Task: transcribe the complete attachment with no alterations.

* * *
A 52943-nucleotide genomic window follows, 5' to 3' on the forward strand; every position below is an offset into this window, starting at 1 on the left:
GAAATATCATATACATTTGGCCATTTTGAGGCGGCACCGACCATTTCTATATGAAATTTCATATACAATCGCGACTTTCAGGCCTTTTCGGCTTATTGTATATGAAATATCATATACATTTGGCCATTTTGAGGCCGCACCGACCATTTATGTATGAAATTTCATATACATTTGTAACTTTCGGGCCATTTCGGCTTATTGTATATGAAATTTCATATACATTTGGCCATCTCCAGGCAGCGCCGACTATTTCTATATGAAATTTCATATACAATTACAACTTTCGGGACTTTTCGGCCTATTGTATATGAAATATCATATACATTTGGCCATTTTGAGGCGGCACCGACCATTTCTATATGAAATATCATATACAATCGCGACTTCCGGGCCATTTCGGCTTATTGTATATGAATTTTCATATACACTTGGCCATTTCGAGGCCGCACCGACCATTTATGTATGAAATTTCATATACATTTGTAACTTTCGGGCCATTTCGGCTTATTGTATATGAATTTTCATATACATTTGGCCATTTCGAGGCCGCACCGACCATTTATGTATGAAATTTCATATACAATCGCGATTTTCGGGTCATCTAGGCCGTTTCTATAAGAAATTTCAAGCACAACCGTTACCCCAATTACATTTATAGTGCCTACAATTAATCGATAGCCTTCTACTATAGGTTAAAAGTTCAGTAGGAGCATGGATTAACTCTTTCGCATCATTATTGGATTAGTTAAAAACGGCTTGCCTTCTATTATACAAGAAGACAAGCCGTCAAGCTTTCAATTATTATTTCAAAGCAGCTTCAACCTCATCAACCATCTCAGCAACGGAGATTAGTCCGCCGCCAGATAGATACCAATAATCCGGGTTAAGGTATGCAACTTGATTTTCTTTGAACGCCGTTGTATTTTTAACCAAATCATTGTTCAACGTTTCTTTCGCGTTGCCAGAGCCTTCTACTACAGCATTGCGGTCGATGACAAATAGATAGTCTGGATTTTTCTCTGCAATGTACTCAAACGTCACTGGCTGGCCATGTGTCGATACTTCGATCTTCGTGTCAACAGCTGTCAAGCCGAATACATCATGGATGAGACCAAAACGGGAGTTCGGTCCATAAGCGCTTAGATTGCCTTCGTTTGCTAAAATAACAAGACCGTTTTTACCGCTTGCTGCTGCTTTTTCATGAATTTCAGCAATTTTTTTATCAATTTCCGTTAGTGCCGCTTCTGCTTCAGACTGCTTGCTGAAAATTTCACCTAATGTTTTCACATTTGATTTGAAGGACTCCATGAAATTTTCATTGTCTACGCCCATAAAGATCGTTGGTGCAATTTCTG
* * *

A 52943-nucleotide genomic window follows, 5' to 3' on the forward strand; every position below is an offset into this window, starting at 1 on the left:
GAAATATCATATACATTTGGCCATTTTGAGGCGGCACCGACCATTTCTATATGAAATTTCATATACAATCGCGACTTTCAGGCCTTTTCGGCTTATTGTATATGAAATATCATATACATTTGGCCATTTTGAGGCCGCACCGACCATTTATGTATGAAATTTCATATACATTTGTAACTTTCGGGCCATTTCGGCTTATTGTATATGAAATTTCATATACATTTGGCCATCTCCAGGCAGCGCCGACTATTTCTATATGAAATTTCATATACAATTACAACTTTCGGGACTTTTCGGCCTATTGTATATGAAATATCATATACATTTGGCCATTTTGAGGCGGCACCGACCATTTCTATATGAAATATCATATACAATCGCGACTTCCGGGCCATTTCGGCTTATTGTATATGAATTTTCATATACACTTGGCCATTTCGAGGCCGCACCGACCATTTATGTATGAAATTTCATATACATTTGTAACTTTCGGGCCATTTCGGCTTATTGTATATGAATTTTCATATACATTTGGCCATTTCGAGGCCGCACCGACCATTTATGTATGAAATTTCATATACAATCGCGATTTTCGGGTCATCTAGGCCGTTTCTATAAGAAATTTCAAGCACAACCGTTACCCCAATTACATTTATAGTGCCTACAATTAATCGATAGCCTTCTACTATAGGTTAAAAGTTCAGTAGGAGCATGGATTAACTCTTTCGCATCATTATTGGATTAGTTAAAAACGGCTTGCCTTCTATTATACAAGAAGACAAGCCGTCAAGCTTTCAATTATTATTTCAAAGCAGCTTCAACCTCATCAACCATCTCAGCAACGGAGATTAGTCCGCCGCCAGATAGATACCAATAATCCGGGTTAAGGTATGCAACTTGATTTTCTTTGAACGCCGTTGTATTTTTAACCAAATCATTGTTCAACGTTTCTTTCGCGTTGCCAGAGCCTTCTACTACAGCATTGCGGTCGATGACAAATAGATAGTCTGGATTTTTCTCTGCAATGTACTCAAACGTCACTGGCTGGCCATGTGTCGATACTTCGATCTTCGTGTCAACAGCTGTCAAGCCGAATACATCATGGATGAGACCAAAACGGGAGTTCGGTCCATAAGCGCTTAGATTGCCTTCGTTTGCTAAAATAACAAGACCGTTTTTACCGCTTGCTGCTGCTTTTTCATGAATTTCAGCAATTTTTTTATCAATTTCCGTTAGTGCCGCTTCTGCTTCAGACTGCTTGCTGAAAATTTCACCTAATGTTTTCACATTTGATTTGAAGGACTCCATGAAATTTTCATTGTCTACGCCCATAAAGATCGTTGGTGCAATTTCTG